Beef cattle turn-off is projected to have decreased in 2015–16 as a result of reduced numbers of saleable cattle. Despite lower turn-off, further increase in saleyard prices for beef cattle are projected to have resulted in an increase in farm receipts, more than offsetting an expected increase in expenditure on purchase of beef cattle, to result in average farm cash income of South Australian beef farms increasing to $162 000 a farm in 2015–16. If achieved, This is more than double the 10–year average to 2014–15 of $75 700.

Real farm cash income, beef industry, 2001–02 to 2015–16, average per farm

Refer to tablular data for details:  Real farm cash income, beef industry, average per farm
Note: y Provisional estimate.
Source: ABARES Australian Agricultural and Grazing Industries Survey

Performance of sheep industry farms — South Australia

Farm cash incomes were historically high in real terms for South Australian sheep industry farms in 2010–11 and 2011–12 (refer to figure below). However, in 2012–13, a reduction in average prices received for lambs, adult sheep and wool resulted in farm cash income of South Australian sheep farms falling back in line with historical trends.

In 2014–15, higher prices for sheep and lambs combined with increased turn-off resulted in higher farm cash receipts. Farm cash income of sheep industry farms increased to an average of $140 300 a farm.

In 2015–16, higher sheep, lamb and wool prices are projected to have resulted in a further increase in farm cash receipts. Despite increased expenditure on fodder as a result of dry seasonal conditions in south–eastern regions, average farm cash income of sheep industry farms is projected to have increased to $162 000 a farm, around 65 per cent above the industry average of $98 100 a farm for the ten years to 2014–15.

Real farm cash income, sheep industry, 2001–02 to 2015–16, average per farm

Refer to tablular data for details: Real farm cash income, sheep industry, average per farm
Note: y Provisional estimate.
Source: ABARES Australian Agricultural and Grazing Industries Survey

Performance of grains industry farms — South Australia

Incomes of South Australian grains farms increased in 2014–15 to an average of $260 900 a farm as a result of increased winter crop production and higher prices for barley and pulses.

In 2015–16, farm cash incomes of South Australian grains farms are projected to have increased to average $265 000 a farm. This is around 50 per cent above the 10–year average to 2014–15(refer to figure below).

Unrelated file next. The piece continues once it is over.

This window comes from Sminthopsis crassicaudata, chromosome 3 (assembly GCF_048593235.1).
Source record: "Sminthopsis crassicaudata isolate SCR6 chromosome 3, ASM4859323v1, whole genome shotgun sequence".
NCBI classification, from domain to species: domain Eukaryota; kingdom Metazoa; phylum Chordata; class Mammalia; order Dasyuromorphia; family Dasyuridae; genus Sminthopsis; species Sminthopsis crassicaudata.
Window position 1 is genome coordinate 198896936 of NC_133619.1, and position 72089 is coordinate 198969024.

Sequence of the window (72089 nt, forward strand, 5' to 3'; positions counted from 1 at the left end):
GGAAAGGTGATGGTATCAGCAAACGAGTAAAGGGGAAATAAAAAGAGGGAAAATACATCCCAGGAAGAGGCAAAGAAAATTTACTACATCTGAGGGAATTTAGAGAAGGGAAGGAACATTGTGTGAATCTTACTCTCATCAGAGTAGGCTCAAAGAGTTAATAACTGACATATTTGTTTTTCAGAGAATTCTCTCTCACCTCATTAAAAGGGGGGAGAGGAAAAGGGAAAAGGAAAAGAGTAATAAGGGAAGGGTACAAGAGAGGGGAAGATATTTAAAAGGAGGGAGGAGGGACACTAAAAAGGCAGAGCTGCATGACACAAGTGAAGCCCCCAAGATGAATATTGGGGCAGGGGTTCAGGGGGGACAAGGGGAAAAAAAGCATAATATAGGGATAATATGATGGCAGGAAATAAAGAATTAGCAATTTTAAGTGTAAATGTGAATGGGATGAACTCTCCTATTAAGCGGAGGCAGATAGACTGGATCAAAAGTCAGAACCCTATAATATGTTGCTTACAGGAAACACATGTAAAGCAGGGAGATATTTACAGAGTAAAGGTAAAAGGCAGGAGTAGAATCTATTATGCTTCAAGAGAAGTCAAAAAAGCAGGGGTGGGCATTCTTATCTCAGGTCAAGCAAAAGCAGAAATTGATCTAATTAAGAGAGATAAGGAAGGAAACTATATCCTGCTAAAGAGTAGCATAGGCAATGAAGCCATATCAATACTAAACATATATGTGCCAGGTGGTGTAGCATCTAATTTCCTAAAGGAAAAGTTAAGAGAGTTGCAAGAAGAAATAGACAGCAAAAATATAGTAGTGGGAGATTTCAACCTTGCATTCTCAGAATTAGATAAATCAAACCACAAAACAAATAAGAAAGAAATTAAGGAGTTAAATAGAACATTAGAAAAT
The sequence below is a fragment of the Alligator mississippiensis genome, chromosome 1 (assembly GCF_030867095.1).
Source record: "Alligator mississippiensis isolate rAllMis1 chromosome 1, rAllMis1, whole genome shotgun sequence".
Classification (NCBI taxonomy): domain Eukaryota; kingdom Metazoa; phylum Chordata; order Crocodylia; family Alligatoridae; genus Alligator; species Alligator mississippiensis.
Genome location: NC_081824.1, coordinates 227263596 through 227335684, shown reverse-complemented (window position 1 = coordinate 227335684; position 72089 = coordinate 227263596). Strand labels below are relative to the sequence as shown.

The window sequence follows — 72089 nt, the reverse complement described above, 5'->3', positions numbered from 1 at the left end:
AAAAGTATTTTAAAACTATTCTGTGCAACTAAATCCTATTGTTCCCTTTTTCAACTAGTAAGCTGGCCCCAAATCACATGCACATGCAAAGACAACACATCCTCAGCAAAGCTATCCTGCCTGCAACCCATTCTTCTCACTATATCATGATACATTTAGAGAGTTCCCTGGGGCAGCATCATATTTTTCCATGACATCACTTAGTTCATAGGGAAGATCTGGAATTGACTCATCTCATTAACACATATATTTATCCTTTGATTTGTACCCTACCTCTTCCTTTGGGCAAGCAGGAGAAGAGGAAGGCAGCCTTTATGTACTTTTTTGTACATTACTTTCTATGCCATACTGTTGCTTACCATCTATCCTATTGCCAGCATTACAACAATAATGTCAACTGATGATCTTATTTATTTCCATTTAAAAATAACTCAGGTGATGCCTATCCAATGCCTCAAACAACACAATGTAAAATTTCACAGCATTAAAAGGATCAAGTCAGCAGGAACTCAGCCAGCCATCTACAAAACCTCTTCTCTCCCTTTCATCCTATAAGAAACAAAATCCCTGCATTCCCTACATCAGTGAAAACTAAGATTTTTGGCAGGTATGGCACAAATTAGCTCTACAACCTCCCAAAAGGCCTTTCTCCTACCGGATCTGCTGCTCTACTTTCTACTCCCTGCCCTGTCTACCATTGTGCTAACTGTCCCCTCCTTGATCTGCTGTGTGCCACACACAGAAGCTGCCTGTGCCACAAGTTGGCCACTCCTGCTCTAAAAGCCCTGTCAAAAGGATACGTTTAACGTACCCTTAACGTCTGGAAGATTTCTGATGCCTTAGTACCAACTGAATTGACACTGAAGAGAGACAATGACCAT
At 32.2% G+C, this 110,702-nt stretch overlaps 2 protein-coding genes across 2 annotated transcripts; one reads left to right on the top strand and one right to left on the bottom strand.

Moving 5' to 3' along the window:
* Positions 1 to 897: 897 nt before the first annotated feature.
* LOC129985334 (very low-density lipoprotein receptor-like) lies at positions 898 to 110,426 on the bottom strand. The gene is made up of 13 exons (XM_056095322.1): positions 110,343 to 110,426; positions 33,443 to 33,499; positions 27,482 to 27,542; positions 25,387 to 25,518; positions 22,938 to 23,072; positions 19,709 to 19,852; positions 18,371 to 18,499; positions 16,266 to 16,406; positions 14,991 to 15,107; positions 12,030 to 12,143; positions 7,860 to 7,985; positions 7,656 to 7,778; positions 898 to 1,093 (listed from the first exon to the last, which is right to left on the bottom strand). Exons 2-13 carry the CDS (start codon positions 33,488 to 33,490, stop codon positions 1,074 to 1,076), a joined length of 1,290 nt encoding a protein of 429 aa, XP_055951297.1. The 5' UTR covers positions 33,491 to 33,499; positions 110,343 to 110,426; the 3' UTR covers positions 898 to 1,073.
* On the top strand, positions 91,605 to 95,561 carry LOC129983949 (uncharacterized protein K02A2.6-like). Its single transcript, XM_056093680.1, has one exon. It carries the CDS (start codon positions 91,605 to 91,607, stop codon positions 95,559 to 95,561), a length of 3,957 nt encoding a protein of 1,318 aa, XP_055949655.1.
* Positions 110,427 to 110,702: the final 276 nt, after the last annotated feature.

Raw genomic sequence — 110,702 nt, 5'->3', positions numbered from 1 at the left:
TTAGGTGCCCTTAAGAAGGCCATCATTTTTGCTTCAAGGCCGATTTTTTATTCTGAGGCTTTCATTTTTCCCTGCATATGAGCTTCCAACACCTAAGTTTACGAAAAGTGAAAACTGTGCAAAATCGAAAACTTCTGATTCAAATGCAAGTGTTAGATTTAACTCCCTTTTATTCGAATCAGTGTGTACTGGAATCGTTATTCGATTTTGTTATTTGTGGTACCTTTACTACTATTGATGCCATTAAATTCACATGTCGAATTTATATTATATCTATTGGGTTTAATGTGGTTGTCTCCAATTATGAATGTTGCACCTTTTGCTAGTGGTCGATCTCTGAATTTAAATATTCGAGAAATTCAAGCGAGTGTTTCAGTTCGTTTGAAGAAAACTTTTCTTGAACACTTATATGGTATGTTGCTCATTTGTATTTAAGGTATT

Real farm cash income, grains industry, 2001–02 to 2015–16, average per farm

Refer to tablular data for details: Real farm cash income, grains industry, average per farm
Note: y Provisional estimate.
Source: ABARES Australian Agricultural and Grazing Industry Survey

Overall, crop receipts are projected to have increased in 2015–16, mainly as a result of increased winter crop production resulting from higher yields on the Eyre Peninsula and an overall increase in pulse receipts. In addition, total cash costs for grains industry farms are projected to decrease slightly in 2015–16, as a result of reduced fuel and interest costs compared with 2014–15.

Performance of dairy industry farms — South Australia

Average farm cash income of South Australian dairy farms decreased from an average of $162 980 a farm in 2013–14 to $133 500 in 2014–15 (refer to table below). Lower prices received for milk were partly offset by increased receipts from cattle sales, but farm cash costs were also higher, particularly as expenditure on fodder increased.

In 2015–16, farm cash income of South Australian dairy industry farms is projected to have declined further to an average of $79 000 a farm, around 49 per cent below the 10–year average to 2015–16 (refer to figure below). This reflects the effects of lower forecast milk prices, reduced milk production and a further increase in expenditure on fodder as a result of dry seasonal conditions and increased fodder prices in 2015–16.

Real farm cash income, dairy industry, 2001–02 to 2015–16, average per farm

Refer to tablular data for details: Real farm cash income, dairy industry, average per farm
Note: y Provisional estimate.
Source: ABARES Australian Dairy Industry Survey


Financial performance, South Australia dairy industry
2013–14 to 2015–16, average per farm
Performance indicator 2013–14 2014–15 p RSE 2015–16 y


Source: ABARES Australian Dairy Industry Survey
RSE Standard error expressed as a percentage of the estimate provided
p Preliminary estimate
y Provisional estimate
a Excludes capital appreciation
b Excludes leased plant and equipment
c Average per responding farm
d Equity expressed as a percentage of farm capital
e Rate of return to farm capital at 1 July
f Off-farm income of owner manager and spouse
na Not available